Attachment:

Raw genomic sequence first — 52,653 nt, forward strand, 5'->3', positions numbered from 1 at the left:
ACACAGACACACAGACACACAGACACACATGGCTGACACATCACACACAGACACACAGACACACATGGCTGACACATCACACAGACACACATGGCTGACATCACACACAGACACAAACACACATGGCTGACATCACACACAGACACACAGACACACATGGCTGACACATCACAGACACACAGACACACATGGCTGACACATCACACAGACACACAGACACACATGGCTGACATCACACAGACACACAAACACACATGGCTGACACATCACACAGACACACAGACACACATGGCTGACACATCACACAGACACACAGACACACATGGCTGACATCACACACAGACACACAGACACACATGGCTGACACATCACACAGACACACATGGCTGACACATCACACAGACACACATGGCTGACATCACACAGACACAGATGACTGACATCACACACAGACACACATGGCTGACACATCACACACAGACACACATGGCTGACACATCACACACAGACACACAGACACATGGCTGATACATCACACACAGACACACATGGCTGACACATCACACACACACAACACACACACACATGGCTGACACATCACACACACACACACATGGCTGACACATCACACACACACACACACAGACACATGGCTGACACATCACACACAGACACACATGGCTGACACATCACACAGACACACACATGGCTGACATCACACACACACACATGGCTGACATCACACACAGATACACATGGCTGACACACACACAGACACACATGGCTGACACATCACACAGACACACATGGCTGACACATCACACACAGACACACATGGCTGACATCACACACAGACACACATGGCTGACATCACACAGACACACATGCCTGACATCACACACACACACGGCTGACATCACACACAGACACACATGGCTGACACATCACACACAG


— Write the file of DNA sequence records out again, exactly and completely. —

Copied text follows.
Raw genomic sequence first — 52,653 nt, forward strand, 5'->3', positions numbered from 1 at the left:
ACACAGACACACAGACACACAGACACACATGGCTGACACATCACACACAGACACACAGACACACATGGCTGACACATCACACAGACACACATGGCTGACATCACACACAGACACAAACACACATGGCTGACATCACACACAGACACACAGACACACATGGCTGACACATCACAGACACACAGACACACATGGCTGACACATCACACAGACACACAGACACACATGGCTGACATCACACAGACACACAAACACACATGGCTGACACATCACACAGACACACAGACACACATGGCTGACACATCACACAGACACACAGACACACATGGCTGACATCACACACAGACACACAGACACACATGGCTGACACATCACACAGACACACATGGCTGACACATCACACAGACACACATGGCTGACATCACACAGACACAGATGACTGACATCACACACAGACACACATGGCTGACACATCACACACAGACACACATGGCTGACACATCACACACAGACACACAGACACATGGCTGATACATCACACACAGACACACATGGCTGACACATCACACACACACAACACACACACACATGGCTGACACATCACACACACACACACATGGCTGACACATCACACACACACACACACAGACACATGGCTGACACATCACACACAGACACACATGGCTGACACATCACACAGACACACACATGGCTGACATCACACACACACACATGGCTGACATCACACACAGATACACATGGCTGACACACACACAGACACACATGGCTGACACATCACACAGACACACATGGCTGACACATCACACACAGACACACATGGCTGACATCACACACAGACACACATGGCTGACATCACACAGACACACATGCCTGACATCACACACACACACGGCTGACATCACACACAGACACACATGGCTGACACATCACACACAG